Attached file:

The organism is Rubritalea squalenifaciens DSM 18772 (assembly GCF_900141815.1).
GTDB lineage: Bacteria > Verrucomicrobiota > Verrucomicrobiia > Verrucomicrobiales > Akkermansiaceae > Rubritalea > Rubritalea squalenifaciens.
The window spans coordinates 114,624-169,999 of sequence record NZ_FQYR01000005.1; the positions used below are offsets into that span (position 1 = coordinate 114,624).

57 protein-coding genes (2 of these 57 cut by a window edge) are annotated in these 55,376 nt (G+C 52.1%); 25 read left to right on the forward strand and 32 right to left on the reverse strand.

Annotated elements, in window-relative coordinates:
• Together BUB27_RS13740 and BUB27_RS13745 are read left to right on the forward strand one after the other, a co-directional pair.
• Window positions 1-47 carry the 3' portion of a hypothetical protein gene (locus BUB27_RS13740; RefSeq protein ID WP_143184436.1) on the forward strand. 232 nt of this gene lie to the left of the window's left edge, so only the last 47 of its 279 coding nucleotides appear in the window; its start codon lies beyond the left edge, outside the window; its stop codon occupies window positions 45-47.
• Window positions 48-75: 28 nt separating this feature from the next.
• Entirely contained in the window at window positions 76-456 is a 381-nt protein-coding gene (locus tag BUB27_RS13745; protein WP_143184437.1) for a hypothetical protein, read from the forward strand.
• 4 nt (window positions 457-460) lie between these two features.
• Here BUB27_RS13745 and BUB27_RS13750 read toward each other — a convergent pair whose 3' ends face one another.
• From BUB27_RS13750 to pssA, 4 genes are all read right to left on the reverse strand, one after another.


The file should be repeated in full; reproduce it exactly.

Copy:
The organism is Rubritalea squalenifaciens DSM 18772 (assembly GCF_900141815.1).
GTDB lineage: Bacteria > Verrucomicrobiota > Verrucomicrobiia > Verrucomicrobiales > Akkermansiaceae > Rubritalea > Rubritalea squalenifaciens.
The window spans coordinates 114,624-169,999 of sequence record NZ_FQYR01000005.1; the positions used below are offsets into that span (position 1 = coordinate 114,624).

57 protein-coding genes (2 of these 57 cut by a window edge) are annotated in these 55,376 nt (G+C 52.1%); 25 read left to right on the forward strand and 32 right to left on the reverse strand.

Annotated elements, in window-relative coordinates:
• Together BUB27_RS13740 and BUB27_RS13745 are read left to right on the forward strand one after the other, a co-directional pair.
• Window positions 1-47 carry the 3' portion of a hypothetical protein gene (locus BUB27_RS13740; RefSeq protein ID WP_143184436.1) on the forward strand. 232 nt of this gene lie to the left of the window's left edge, so only the last 47 of its 279 coding nucleotides appear in the window; its start codon lies beyond the left edge, outside the window; its stop codon occupies window positions 45-47.
• Window positions 48-75: 28 nt separating this feature from the next.
• Entirely contained in the window at window positions 76-456 is a 381-nt protein-coding gene (locus tag BUB27_RS13745; protein WP_143184437.1) for a hypothetical protein, read from the forward strand.
• 4 nt (window positions 457-460) lie between these two features.
• Here BUB27_RS13745 and BUB27_RS13750 read toward each other — a convergent pair whose 3' ends face one another.
• From BUB27_RS13750 to pssA, 4 genes are all read right to left on the reverse strand, one after another.